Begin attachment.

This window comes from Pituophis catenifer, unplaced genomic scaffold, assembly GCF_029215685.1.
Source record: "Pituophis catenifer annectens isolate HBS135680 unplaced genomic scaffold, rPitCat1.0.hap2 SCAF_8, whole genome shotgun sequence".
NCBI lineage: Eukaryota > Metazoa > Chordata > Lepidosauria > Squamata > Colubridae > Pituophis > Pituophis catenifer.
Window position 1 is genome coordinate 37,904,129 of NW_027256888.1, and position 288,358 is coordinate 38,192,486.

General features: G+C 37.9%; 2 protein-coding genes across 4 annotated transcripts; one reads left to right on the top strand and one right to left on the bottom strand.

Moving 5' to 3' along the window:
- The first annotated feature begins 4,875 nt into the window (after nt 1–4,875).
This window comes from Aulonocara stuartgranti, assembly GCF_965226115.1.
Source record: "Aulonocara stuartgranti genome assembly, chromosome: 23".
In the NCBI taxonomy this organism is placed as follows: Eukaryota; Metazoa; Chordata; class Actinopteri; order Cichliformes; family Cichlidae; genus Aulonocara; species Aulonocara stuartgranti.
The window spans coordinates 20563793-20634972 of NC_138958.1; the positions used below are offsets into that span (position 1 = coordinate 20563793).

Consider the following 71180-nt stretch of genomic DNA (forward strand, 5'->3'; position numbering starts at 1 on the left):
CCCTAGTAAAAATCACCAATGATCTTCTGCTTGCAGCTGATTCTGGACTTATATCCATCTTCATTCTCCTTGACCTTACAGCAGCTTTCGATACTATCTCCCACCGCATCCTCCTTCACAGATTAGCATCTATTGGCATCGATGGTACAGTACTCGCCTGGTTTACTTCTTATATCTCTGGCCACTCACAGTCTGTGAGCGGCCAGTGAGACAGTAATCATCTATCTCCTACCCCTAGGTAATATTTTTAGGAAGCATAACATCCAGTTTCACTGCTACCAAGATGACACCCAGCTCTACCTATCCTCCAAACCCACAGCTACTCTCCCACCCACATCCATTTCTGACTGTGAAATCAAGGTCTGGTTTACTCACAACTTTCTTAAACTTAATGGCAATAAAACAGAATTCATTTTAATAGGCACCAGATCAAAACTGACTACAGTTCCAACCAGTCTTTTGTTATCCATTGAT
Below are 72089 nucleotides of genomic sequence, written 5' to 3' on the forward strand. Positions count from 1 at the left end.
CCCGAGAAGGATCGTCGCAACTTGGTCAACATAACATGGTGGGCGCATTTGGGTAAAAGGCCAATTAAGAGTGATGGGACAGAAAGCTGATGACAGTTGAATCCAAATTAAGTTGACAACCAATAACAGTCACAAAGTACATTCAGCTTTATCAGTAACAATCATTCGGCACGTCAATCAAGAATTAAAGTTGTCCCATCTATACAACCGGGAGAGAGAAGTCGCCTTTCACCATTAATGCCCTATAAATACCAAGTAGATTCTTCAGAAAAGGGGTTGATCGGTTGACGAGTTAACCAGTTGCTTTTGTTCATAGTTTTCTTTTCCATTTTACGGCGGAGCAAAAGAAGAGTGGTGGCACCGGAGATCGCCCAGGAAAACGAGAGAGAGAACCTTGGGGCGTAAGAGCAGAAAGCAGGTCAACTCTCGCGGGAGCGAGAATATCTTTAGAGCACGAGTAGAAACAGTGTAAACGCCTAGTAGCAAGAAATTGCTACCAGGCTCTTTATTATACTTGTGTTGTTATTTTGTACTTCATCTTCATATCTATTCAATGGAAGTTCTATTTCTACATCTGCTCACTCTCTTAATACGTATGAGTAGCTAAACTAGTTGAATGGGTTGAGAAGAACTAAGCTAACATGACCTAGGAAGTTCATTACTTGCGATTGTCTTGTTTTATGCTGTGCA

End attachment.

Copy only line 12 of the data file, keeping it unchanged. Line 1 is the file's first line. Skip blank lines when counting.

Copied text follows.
Consider the following 71180-nt stretch of genomic DNA (forward strand, 5'->3'; position numbering starts at 1 on the left):